Three different cornerbacks have been healthy scratches for the New England Patriots this season.
Undrafted rookie Jonathan Jones has not been one of them.
The speedy Auburn product, generously listed at 5-foot-10 and 190 pounds, has appeared in all nine games for New England. The likes of second-round pick Cyrus Jones, trade acquisition Eric Rowe and second-year nickelback Justin Coleman, meanwhile, have collectively missed 11 games.
But Jonathan Jones has played only 32 snaps – all in New England’s 33-13 rout of the Cleveland Browns on Oct. 9 – at corner.
His fast track onto the roster and onto the field has been through special teams.
Reliability in that phase – on top of his defensive work in training camp and the preseason – helped Jones outlast fellow rookie free agents Cre’von LeBlanc and V’Angelo Bentley, 2015 seventh-rounder Darryl Roberts, as well as veteran E.J. Biggers as the Patriots went from 90 to 53.
It helped endear him to his head coach in the process.
“I'd say just overall his solid performance on defense and in the kicking game put him just a little bit ahead of a couple of the other players that we had competing at that position,” Bill Belichick said of Jones after cutdowns on Sept. 5. “It was competitive and we had two other corners claimed by other teams, so I think that speaks to kind of the competition at that position. But Jon earned a spot based on his play on the field and his consistency. He's out there every day, always comes in ready to go, has a good attitude, gives you great effort. He has got all of those things going for him.”
Jones went on to leave an immediate mark in the regular-season opener against the Arizona Cardinals only six days later. It was then that he stopped a first-quarter kick return at the 11, and used his 4.33-second 40-yard dash speed to draw a holding call on another late in the fourth.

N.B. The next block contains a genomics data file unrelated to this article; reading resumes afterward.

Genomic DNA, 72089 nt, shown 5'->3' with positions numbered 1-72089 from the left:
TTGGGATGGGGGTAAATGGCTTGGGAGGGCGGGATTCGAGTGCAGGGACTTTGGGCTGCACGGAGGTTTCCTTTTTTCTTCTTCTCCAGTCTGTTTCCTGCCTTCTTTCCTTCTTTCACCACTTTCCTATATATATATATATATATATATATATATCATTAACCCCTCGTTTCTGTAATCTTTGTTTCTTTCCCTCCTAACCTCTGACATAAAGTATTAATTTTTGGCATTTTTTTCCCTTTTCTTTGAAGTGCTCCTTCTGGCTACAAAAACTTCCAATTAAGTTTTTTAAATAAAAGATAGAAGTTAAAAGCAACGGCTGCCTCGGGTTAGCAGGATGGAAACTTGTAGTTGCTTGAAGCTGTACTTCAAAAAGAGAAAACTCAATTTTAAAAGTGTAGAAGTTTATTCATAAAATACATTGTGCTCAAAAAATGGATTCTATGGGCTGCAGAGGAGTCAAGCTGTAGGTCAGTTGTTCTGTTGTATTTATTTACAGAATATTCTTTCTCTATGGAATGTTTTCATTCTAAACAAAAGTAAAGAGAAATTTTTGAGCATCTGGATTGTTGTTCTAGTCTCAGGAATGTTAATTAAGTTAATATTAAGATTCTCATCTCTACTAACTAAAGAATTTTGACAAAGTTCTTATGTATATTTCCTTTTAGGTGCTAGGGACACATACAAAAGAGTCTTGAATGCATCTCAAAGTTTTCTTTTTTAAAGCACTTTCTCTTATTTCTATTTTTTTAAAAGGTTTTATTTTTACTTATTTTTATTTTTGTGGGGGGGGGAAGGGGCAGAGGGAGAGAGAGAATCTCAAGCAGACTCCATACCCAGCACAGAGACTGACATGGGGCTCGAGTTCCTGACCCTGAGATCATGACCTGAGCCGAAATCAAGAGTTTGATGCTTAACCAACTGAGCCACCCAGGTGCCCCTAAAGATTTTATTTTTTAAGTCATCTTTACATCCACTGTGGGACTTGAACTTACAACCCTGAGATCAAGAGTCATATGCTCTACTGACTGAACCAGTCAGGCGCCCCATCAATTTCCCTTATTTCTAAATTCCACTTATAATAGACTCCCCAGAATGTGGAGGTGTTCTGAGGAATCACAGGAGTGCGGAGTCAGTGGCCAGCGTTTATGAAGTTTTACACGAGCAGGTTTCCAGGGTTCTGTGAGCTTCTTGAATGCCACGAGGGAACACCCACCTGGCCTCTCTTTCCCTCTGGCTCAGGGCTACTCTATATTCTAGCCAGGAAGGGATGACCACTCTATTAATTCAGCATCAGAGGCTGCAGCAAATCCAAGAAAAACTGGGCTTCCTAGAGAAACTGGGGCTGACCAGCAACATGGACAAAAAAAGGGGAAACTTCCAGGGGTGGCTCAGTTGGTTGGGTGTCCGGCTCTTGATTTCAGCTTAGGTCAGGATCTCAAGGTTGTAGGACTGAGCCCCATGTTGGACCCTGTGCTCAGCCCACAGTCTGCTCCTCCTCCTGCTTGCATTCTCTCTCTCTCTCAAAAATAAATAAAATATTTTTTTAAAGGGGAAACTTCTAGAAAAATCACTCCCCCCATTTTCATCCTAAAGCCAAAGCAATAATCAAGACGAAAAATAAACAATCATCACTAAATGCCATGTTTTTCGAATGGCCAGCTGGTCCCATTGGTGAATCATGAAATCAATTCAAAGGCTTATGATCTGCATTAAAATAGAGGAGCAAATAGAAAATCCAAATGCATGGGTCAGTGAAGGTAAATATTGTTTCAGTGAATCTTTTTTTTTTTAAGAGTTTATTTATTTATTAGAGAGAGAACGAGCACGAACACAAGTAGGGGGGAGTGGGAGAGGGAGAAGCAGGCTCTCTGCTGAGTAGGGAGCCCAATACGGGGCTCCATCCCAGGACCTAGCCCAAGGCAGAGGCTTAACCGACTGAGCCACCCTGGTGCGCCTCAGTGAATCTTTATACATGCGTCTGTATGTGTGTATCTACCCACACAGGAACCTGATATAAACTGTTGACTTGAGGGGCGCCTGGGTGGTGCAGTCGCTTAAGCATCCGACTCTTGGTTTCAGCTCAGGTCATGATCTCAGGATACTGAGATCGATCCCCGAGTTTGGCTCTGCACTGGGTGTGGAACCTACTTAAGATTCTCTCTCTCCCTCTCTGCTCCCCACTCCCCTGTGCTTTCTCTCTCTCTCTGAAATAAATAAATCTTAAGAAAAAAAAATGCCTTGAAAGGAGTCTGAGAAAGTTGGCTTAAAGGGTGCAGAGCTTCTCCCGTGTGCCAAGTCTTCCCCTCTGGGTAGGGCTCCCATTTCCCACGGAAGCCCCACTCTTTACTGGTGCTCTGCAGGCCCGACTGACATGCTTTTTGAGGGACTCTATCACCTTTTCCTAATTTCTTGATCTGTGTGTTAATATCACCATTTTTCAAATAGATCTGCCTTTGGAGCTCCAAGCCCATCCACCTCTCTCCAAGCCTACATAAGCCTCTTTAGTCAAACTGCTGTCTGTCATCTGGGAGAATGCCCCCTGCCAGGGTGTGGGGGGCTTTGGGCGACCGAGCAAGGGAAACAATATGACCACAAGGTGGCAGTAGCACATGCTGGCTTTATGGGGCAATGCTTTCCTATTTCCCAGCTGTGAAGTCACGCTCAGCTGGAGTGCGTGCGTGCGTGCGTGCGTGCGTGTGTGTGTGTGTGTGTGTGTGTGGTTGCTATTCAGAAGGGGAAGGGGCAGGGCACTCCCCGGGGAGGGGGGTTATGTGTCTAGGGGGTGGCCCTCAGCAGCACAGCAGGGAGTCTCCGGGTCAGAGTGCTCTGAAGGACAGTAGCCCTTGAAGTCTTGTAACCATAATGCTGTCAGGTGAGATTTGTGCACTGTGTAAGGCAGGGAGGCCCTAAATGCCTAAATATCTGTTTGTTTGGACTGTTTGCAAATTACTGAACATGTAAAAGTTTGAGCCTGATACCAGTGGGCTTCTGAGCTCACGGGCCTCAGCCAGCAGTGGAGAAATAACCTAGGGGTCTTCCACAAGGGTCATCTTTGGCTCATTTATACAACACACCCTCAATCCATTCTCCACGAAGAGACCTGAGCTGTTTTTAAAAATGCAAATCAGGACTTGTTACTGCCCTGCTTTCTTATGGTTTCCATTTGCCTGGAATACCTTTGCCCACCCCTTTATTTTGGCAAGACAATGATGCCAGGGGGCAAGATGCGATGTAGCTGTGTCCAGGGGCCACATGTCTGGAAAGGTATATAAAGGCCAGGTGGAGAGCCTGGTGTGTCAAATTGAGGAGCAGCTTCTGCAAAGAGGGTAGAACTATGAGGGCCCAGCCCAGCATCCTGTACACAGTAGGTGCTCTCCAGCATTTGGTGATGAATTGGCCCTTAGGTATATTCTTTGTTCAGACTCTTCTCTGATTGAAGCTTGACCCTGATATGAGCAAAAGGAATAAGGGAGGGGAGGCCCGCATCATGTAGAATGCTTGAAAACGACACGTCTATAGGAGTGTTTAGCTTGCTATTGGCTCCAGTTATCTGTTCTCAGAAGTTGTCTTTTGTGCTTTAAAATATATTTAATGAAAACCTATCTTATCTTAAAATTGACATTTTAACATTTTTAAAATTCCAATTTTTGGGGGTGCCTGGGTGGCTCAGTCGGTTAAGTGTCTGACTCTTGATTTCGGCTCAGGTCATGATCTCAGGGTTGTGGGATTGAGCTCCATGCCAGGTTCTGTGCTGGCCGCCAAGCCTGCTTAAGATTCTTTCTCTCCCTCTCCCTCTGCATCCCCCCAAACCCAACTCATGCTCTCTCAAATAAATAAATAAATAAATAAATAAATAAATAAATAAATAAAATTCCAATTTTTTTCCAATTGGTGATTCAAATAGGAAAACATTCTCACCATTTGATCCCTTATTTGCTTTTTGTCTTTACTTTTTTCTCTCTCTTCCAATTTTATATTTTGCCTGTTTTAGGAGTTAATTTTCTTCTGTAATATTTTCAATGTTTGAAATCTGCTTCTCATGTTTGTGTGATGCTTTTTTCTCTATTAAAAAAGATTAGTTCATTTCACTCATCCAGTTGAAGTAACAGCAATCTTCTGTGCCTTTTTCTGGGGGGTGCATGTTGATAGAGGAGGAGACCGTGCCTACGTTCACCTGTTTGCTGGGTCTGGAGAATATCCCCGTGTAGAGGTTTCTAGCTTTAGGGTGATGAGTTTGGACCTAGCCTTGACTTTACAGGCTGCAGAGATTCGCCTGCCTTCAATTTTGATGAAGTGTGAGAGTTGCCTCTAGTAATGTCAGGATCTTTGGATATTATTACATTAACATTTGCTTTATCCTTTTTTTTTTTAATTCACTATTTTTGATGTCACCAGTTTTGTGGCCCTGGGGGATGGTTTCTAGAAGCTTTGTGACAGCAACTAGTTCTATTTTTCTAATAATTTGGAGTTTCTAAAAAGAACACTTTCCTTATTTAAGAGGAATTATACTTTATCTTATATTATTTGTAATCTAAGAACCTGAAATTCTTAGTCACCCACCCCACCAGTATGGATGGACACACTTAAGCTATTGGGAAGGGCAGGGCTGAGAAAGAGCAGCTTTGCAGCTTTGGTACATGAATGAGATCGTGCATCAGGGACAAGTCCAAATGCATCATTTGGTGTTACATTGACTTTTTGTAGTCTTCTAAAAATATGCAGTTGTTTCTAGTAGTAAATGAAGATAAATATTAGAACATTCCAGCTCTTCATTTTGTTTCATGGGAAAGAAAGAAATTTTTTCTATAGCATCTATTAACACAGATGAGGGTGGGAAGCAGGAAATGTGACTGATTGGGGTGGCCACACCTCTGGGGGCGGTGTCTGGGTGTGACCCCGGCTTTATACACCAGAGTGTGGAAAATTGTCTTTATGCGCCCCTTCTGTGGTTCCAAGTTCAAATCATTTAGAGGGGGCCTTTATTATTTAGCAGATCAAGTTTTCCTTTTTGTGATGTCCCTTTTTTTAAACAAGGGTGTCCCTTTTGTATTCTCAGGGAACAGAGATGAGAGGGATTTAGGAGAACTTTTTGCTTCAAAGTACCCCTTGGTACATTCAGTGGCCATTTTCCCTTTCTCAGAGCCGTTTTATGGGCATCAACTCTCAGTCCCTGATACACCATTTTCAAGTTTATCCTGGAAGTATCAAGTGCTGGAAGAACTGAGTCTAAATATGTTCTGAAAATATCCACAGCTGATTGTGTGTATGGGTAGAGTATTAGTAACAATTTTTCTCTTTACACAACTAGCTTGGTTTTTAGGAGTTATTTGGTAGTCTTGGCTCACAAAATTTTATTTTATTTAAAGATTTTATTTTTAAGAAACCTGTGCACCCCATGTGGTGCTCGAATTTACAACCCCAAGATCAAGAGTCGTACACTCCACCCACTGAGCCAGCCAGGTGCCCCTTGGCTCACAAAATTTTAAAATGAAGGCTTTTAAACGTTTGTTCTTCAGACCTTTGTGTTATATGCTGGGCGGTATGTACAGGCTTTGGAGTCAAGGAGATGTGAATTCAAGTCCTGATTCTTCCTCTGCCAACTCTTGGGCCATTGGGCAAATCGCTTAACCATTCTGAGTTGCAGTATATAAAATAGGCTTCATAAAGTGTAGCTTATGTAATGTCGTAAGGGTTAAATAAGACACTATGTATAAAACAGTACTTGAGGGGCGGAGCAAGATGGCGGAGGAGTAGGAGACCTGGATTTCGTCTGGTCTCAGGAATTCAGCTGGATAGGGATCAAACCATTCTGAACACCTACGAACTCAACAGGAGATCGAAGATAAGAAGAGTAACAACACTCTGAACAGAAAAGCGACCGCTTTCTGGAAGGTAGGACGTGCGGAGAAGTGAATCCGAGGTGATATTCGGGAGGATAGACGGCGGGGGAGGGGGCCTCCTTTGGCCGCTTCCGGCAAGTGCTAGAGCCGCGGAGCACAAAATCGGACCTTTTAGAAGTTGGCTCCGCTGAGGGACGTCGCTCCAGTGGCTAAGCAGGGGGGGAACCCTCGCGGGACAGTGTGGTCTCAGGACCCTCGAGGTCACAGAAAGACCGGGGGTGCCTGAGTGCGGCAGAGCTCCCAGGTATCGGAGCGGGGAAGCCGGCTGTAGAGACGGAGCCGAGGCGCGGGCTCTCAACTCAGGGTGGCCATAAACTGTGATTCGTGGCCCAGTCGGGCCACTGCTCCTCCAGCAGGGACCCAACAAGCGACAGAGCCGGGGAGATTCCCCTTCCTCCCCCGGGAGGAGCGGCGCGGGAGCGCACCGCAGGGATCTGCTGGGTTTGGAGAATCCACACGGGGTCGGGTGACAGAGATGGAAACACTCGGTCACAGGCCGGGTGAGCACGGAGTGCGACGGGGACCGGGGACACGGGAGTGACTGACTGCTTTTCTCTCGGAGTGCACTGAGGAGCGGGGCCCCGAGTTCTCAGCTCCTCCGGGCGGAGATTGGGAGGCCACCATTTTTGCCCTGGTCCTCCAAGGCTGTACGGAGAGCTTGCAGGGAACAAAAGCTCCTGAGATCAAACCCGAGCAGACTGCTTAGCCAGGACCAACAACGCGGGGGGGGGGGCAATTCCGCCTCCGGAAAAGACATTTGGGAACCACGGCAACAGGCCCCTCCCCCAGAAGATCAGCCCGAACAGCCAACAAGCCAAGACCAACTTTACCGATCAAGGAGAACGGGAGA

That often-unacknowledged work again drew acknowledgement.
“Jones, as he did all night, was a big factor on coverage,” Belichick told reporters in wake of New England’s Week 1 win over Arizona. “I think he was the one that got the holding call. That was a great situational play and we needed it at that time. In the end, those yards showed up on the other end of the field."
The 23-year-old has showed up for a total of 165 snaps in the kicking game through Week 10, which ranks third on the Patriots behind only linebacker Barkevious Mingo and safety Nate Ebner, who lead the way in special-teams tackles.
Jones has two stops to his name in that respect, with one of the assisted variety versus a Browns double-team.
Yet without much to go from in the stat sheet, No. 31 has gone on to become a sudden, physical, and above all, consistent presence downfield for the Patriots.
While serving as the gunner across from perennial captain and Pro Bowler Matthew Slater on the punt-coverage unit, he’s beaten protection, he’s forced a handful of fair catches, and he’s downed two himself.
It remains to be seen whether Jones, who has also carved out a spot on the punt-return and field-goal-block units, will see those special-teams opportunities carry over into more defensive opportunities in the near future. But he has done the little things well enough to get an opportunity to play each week.
That, on a cornerback depth chart of six, has been notable.
He’s earned – and chased – what he’s received.